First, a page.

21st Century Fox proposes Sky News sale to Disney

Randall Padilla
April 4, 2018

By offering to purchase Sky News as a separate entity, the Walt Disney Company should allay regulatory concerns by taking Sky's news outlet from Murdoch's hands. It has made a proposal to buy all of Sky, including the 39 per cent owned by Fox - that values the pan-European pay TV group at £22billion or £12.50 per share, a 16 per cent premium to the £10.75 a share offer from Fox.

Mr Murdoch's family already have extensive media holdings, including stakes in newspapers such as The Sun and The Times.

As an alternative to the Disney sale, Fox proposed additional measures to preserve the news channel's independence.

Fox agreed in December 2016 to buy the 61 percent of Sky it does not already own, but the deal has been repeatedly delayed by the United Kingdom government and regulators, allowing Comcast to gate crash the deal in February.

Twenty-First Century Fox proposed new ring-fencing remedies which would effect the legal separation between Sky News and the rest of Sky, establishing Sky News as a distinct company within the Sky Group, with its own fully independent board and under the management control of the Head of Sky News. Disney will have full ownership of Sky, including, as it stands, Sky News, if the takeover deal is approved. Sky has been a consistent innovator in its use of technology to deliver a fantastic viewing experience and has a proud record of investment in news and programming.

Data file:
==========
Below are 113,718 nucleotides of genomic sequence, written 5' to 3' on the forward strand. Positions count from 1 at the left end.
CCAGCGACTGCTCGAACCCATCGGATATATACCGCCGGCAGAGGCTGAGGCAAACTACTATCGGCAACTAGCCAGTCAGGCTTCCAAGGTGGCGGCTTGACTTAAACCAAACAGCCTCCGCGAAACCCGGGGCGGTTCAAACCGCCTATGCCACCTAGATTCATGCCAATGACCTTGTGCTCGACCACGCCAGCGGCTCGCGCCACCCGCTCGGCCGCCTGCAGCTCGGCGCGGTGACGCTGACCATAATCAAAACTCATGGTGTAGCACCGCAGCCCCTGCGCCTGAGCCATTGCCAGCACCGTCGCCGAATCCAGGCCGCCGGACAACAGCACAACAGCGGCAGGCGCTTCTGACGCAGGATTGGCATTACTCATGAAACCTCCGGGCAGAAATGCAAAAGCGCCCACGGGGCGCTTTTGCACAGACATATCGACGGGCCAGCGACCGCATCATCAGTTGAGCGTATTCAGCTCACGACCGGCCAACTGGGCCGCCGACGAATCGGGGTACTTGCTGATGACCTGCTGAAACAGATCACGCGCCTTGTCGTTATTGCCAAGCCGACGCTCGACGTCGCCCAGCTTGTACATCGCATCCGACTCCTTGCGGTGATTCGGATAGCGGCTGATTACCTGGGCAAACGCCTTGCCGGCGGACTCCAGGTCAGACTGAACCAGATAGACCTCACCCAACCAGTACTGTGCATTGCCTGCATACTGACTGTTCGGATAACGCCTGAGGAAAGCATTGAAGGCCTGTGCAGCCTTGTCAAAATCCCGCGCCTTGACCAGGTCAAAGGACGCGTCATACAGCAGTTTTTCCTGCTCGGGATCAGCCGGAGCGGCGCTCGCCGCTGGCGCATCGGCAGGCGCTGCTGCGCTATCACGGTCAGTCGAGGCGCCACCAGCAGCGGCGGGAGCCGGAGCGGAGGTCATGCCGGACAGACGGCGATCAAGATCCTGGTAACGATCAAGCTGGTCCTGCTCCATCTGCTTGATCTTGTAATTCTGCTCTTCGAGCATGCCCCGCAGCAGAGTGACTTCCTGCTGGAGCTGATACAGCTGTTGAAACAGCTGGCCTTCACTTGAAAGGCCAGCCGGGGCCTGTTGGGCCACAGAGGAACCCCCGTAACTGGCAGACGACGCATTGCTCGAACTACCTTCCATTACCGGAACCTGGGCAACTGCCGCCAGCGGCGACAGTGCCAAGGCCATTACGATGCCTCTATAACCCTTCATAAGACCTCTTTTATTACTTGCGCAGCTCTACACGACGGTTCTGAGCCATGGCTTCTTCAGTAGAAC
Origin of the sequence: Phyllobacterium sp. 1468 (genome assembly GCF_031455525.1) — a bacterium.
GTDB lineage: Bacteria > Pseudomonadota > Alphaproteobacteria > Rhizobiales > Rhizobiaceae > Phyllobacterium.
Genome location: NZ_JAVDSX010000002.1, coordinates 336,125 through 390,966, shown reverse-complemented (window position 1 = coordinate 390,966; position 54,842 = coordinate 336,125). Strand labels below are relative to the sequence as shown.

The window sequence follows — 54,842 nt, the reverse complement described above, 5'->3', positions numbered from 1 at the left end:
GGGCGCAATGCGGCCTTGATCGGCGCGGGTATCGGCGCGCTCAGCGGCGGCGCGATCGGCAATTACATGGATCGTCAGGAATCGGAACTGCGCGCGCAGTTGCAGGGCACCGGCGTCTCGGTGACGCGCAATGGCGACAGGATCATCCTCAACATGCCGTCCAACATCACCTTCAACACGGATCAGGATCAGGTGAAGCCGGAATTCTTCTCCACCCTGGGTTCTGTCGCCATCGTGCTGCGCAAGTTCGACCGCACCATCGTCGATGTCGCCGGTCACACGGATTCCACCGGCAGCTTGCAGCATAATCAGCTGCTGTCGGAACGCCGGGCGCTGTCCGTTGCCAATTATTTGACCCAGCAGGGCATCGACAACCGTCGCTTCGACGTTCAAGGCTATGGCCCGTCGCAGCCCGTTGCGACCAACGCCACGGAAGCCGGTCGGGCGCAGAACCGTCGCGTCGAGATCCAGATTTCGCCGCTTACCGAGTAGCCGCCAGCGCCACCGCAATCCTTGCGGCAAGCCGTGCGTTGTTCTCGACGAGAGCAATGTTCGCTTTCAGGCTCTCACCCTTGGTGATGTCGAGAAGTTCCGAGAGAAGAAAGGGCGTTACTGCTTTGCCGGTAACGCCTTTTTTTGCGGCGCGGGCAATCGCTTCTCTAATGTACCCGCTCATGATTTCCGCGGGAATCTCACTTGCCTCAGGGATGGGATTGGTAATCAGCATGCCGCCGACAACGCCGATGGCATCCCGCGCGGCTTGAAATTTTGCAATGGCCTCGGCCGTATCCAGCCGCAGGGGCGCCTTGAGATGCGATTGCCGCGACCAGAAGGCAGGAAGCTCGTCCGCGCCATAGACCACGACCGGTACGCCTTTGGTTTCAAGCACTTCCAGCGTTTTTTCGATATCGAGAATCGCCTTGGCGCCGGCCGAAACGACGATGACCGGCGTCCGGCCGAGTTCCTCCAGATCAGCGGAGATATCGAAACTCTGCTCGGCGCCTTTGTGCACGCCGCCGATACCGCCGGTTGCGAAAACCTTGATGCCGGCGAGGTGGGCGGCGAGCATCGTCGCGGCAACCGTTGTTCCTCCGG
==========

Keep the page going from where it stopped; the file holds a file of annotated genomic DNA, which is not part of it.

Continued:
That could remove a major objection from the CMA, allowing Fox to acquire the 61% of Sky it doesn't already own. That's a slightly stronger version of an idea which media watchdog Ofcom, the first regulator to review the deal, said would "mitigate" concerns.

A CMA spokeswoman said on Tuesday it had until May 1 to provide its report on the proposed deal to Britain's minister for digital matters, culture, media and sport.

It remains to be seen what decisions will be made in the next few days.

Sky also expressed in a separate statement its confidence that the proposals will tackle the regulator's fears, saying: "Sky believes that both of these remedy proposals comprehensively address any plurality concerns the CMA may have, and would guarantee the long term future of Sky News and its ongoing editorial independence".

One London-based hedge fund said the measures should be sufficient, but that "the price issue is not going away", suggesting Fox would have to raise its bid.

The group, which has a broadband arm serving 29 million United States customers, owns NBC and Universal Pictures and wants to seize more than 50 per cent of Sky. Elliott declined further comment. It also pledged 15 years of guaranteed funding for the news channel.

Even with government approval, the Fox-Sky deal isn't certain.

Other reports by AllAboutTopnews

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